Wednesday, 20 March 2013

Wednesday 20 March 1963

I don't know about you but I'm pretty excited that Britain's most popular TV show makes its first TV Minus 50 appearance today (give or take a couple of header images I couldn't help putting up). Coronation Street had been on air since the end of 1960, and of course was broadcast all year round, though the only episodes I have access to are the ones Network have released on DVD.  Which means the show's appearances here will be sporadic, but just think of it as a constant unseen presence for the rest of the time.

As Dennis Tanner might ask his mother, "Where's me t?"
Compared to the crash-bang-wallopism of soaps in 2013, the gentler pace and at times absurdly mundane storylines of early Corrie are almost a breath of fresh air.  I'm not sure how intentional it was on the part of writer Adele Rose (and the show's storyline creators), but this episode consists of three main strands, each centred on a different generation, plus another involving a romance (of sorts) between generations.  I'll take you through these in turn, but obviously they're all intertwined and intercut.

1: The older generation
Gamma Garments manager Leonard Swindley (Arthur Lowe) and his employee and fervent admirer Emily Nugent (Eileen Derbyshire) have arranged a party at the mission hall for the over-60s (50 years on, with Emily established for so many years as the wise woman of the Street, it's downright odd seeing her in her original incarnation as a comically lovelorn spinster eternally waiting for her pompous boss to notice her womanly charms).

"Ooh, Mr Swindley, can I tempt you... to a salmon paste finger?"
Luckily for Swindley (if not for the rest of us) his archenemy Ena Sharples is visiting her poorly sister and so can't come along to cast her beady eye over proceedings.  Her cronies Minnie Caldwell (Margot Bryant) and Martha Longhurst (Lynne Carol) are present, though.  The centrepiece of the evening is a game of bingo which the adorably clueless Minnie eventually realises she's won (she didn't want to shout out and spoil the flow of the caller, her beloved lodger Jed "Sunny Jim" Stone).  Her prize: a wooden tea tray beautifully made by Len Fairclough.

Much dancing follows.  My favourite of the elderly extras is the dark haired lady in the snazzy dress.  Clearly a goer.  As is Martha, who pulls a large-nosed gentleman whose name we never learn (maybe she doesn't either, the harlot).

2: In the middle

Elsie Tanner (Patricia Phoenix) needs some work doing around the house.  Len Fairclough's gormless apprentice Jerry Booth (Graham Haberfield) takes a look, but decides to get his boss to see to it in an attempt to matchmake between the pair.  Little does he know that Len is the number one suspect in Elsie's investigation to find out who wrote to her landlord to inform him she's taken Christine Hardman in as a lodger.  Len and Elsie are one of soap's great will-they-won't-they pairs, and their eventual confrontation, where Len scornfully protests his innocence, fairly simmers with sexual tension.  There's clearly a great deal of chemistry between the pair: they even synchronise their facial expressions.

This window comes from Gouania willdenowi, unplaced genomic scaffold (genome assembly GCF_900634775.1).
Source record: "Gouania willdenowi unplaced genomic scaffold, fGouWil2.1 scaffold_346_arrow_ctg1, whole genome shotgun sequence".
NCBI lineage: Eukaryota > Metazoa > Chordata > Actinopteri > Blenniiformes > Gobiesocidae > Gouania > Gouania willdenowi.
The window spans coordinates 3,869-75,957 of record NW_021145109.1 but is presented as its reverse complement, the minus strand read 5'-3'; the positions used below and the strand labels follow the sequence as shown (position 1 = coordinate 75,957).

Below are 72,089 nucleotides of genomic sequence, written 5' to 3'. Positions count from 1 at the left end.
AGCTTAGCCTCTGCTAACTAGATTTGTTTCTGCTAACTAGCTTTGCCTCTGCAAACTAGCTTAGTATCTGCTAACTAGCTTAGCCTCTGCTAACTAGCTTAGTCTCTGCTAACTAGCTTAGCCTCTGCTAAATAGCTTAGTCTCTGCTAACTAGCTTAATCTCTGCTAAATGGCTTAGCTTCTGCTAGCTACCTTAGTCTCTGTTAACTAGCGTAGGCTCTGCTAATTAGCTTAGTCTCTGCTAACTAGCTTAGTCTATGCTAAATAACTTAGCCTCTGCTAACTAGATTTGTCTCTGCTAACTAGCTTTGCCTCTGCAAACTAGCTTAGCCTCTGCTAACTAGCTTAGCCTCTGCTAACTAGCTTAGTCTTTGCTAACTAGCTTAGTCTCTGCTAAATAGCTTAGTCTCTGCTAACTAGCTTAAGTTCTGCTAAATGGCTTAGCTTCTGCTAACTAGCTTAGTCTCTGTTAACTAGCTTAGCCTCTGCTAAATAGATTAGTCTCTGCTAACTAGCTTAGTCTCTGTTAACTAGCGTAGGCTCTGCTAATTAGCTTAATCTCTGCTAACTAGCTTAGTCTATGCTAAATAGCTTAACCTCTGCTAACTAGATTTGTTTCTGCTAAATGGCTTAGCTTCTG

3: The younger generation
Well, they're meant to be young at least, but with today's eyes they all look pretty advanced in years.   This episode showcases two of my favourite long-forgotten Corrie characters, Sheila Birtles and Doreen Lostock (Eileen Mayer and Angela Crow).  I especially love Doreen, assistant at Gamma Garments, with her wonky beehive and perpetually startled expression.

Sheila and Doreen, along with their casual dates Jerry Booth and Jed Stone (Kenneth Cope) try to decide what to do with their evening.  Doreen's up for going to exotic new coffee bar The Sphinx, but Jerry's not keen: "Well, if you're gonna sit in one of those black holes all night all choked up with smoke and drinking that frothy muck they call coffee you can count me out".  It's a wonderful pen portrait of youth culture past.  Jed tries to enthuse the gang during their stop at Jackson's chippy.

"A bit of the old twist and twirl to the old cha-cha!"
They end up having an impromptu record hop at the mission hall after the over 60s do, and the episode ends in wonderfully undramatic fashion with grumpy chip shop owner Fred Jackson threatening to report them to the church authorities and then giving us a lovely view of his net curtains.

4: Between generations
As well as causing Elsie Tanner trouble as her lodger, Christine Hardman (Christine Hargreaves) has set tongues wagging in her own right by getting engaged to her old schoolfriend Ken Barlow's dad Frank (Frank Pemberton).  Christine's thoroughly unenthusiastic attitude towards her fiancĂ© suggests this may not be a true love match, however.  Christine throws Frank into turmoil when she casually mentions that she'd rather not live in Coronation Street after their married. She's already on her way out of the Street, moving in with Esther Hayes (Daphne Oxenford), a former Corrie resident and regular visitor, whose hat is almost as remarkable as Elsie's top.

Perhaps the most delightfully quotidian bit of the episode is an involved conversation between Christine and Concepta Hewitt (Doreen Keogh) about the best bus route to take to get to Esther's house.

Well, I enjoyed that very much and now I'm off for a lie down with a salmon paste finger.  Toodle-oo.

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